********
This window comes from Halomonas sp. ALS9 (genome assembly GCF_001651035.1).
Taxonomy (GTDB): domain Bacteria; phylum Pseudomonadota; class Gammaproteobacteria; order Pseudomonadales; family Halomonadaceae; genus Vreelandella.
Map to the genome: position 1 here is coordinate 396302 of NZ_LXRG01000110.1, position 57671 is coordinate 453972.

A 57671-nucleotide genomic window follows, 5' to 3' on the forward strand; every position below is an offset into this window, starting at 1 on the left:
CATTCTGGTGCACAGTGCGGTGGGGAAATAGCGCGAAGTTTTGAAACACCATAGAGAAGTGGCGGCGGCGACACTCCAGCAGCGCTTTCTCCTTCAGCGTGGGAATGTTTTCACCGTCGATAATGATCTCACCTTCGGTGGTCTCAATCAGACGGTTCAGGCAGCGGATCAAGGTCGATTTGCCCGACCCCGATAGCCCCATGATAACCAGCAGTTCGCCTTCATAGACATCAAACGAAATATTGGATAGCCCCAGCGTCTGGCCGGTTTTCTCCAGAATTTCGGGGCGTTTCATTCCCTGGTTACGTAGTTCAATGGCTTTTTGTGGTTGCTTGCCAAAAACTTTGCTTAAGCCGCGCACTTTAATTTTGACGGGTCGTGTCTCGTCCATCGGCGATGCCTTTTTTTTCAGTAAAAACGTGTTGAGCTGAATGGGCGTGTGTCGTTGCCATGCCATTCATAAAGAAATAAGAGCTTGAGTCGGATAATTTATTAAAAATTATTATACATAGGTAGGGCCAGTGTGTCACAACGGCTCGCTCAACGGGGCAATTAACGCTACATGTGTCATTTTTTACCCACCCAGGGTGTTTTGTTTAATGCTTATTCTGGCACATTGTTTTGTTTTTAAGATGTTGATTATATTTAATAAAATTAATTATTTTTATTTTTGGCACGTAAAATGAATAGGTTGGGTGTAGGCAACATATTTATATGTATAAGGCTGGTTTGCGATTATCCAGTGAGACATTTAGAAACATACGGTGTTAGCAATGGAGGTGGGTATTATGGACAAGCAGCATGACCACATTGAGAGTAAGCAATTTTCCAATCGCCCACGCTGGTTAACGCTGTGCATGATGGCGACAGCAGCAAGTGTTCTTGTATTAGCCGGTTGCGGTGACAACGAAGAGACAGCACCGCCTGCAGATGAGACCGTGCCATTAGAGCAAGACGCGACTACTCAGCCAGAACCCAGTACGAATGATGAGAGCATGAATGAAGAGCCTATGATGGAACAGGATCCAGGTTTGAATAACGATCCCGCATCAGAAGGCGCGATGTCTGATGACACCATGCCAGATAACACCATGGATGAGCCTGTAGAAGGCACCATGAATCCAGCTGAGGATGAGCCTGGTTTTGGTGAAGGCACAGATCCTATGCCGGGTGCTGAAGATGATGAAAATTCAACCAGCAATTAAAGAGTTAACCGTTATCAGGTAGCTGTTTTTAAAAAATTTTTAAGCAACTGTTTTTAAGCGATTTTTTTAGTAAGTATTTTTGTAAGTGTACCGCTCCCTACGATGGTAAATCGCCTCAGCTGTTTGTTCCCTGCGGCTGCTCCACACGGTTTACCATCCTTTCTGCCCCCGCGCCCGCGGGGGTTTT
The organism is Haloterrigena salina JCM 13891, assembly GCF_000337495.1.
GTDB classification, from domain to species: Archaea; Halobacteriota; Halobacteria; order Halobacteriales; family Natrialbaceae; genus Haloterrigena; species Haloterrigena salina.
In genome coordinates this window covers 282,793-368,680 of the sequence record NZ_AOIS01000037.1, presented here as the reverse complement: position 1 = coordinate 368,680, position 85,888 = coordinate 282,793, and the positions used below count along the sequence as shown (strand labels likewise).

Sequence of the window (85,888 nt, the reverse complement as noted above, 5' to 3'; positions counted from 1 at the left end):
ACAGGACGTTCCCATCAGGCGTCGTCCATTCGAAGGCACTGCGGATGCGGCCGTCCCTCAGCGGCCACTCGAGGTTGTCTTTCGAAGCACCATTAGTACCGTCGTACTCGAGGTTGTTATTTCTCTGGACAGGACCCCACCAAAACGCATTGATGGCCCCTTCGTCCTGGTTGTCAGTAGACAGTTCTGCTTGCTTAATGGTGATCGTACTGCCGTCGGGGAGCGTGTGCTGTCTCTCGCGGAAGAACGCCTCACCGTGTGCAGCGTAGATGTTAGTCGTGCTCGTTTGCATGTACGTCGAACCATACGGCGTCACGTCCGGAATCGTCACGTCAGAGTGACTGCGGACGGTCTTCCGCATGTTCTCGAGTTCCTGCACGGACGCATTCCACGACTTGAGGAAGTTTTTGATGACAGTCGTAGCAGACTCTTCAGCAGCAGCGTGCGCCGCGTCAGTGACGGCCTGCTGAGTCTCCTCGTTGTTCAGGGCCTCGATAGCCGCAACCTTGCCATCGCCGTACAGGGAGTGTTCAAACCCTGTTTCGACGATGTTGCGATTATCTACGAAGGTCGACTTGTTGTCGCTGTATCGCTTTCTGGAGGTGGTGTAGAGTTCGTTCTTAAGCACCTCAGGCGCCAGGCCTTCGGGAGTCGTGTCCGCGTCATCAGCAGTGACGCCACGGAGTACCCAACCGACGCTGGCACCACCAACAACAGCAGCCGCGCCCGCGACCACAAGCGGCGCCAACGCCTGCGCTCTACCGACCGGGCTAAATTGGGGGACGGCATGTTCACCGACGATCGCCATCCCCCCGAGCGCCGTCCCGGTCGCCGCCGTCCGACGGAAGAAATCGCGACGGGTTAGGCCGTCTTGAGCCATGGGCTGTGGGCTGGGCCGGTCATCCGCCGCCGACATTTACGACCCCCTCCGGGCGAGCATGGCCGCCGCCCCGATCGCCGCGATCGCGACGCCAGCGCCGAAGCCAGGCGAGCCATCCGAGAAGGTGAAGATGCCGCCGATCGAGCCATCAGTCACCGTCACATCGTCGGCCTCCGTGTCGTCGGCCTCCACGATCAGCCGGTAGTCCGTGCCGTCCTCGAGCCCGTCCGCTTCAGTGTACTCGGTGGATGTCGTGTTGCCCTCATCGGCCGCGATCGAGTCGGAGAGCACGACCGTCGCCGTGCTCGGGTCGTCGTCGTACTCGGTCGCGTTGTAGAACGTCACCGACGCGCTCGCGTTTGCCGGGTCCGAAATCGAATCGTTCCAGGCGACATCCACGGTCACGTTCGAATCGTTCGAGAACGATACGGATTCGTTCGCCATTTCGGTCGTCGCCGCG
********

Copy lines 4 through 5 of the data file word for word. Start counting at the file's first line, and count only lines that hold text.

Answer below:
A 57671-nucleotide genomic window follows, 5' to 3' on the forward strand; every position below is an offset into this window, starting at 1 on the left:
CATTCTGGTGCACAGTGCGGTGGGGAAATAGCGCGAAGTTTTGAAACACCATAGAGAAGTGGCGGCGGCGACACTCCAGCAGCGCTTTCTCCTTCAGCGTGGGAATGTTTTCACCGTCGATAATGATCTCACCTTCGGTGGTCTCAATCAGACGGTTCAGGCAGCGGATCAAGGTCGATTTGCCCGACCCCGATAGCCCCATGATAACCAGCAGTTCGCCTTCATAGACATCAAACGAAATATTGGATAGCCCCAGCGTCTGGCCGGTTTTCTCCAGAATTTCGGGGCGTTTCATTCCCTGGTTACGTAGTTCAATGGCTTTTTGTGGTTGCTTGCCAAAAACTTTGCTTAAGCCGCGCACTTTAATTTTGACGGGTCGTGTCTCGTCCATCGGCGATGCCTTTTTTTTCAGTAAAAACGTGTTGAGCTGAATGGGCGTGTGTCGTTGCCATGCCATTCATAAAGAAATAAGAGCTTGAGTCGGATAATTTATTAAAAATTATTATACATAGGTAGGGCCAGTGTGTCACAACGGCTCGCTCAACGGGGCAATTAACGCTACATGTGTCATTTTTTACCCACCCAGGGTGTTTTGTTTAATGCTTATTCTGGCACATTGTTTTGTTTTTAAGATGTTGATTATATTTAATAAAATTAATTATTTTTATTTTTGGCACGTAAAATGAATAGGTTGGGTGTAGGCAACATATTTATATGTATAAGGCTGGTTTGCGATTATCCAGTGAGACATTTAGAAACATACGGTGTTAGCAATGGAGGTGGGTATTATGGACAAGCAGCATGACCACATTGAGAGTAAGCAATTTTCCAATCGCCCACGCTGGTTAACGCTGTGCATGATGGCGACAGCAGCAAGTGTTCTTGTATTAGCCGGTTGCGGTGACAACGAAGAGACAGCACCGCCTGCAGATGAGACCGTGCCATTAGAGCAAGACGCGACTACTCAGCCAGAACCCAGTACGAATGATGAGAGCATGAATGAAGAGCCTATGATGGAACAGGATCCAGGTTTGAATAACGATCCCGCATCAGAAGGCGCGATGTCTGATGACACCATGCCAGATAACACCATGGATGAGCCTGTAGAAGGCACCATGAATCCAGCTGAGGATGAGCCTGGTTTTGGTGAAGGCACAGATCCTATGCCGGGTGCTGAAGATGATGAAAATTCAACCAGCAATTAAAGAGTTAACCGTTATCAGGTAGCTGTTTTTAAAAAATTTTTAAGCAACTGTTTTTAAGCGATTTTTTTAGTAAGTATTTTTGTAAGTGTACCGCTCCCTACGATGGTAAATCGCCTCAGCTGTTTGTTCCCTGCGGCTGCTCCACACGGTTTACCATCCTTTCTGCCCCCGCGCCCGCGGGGGTTTT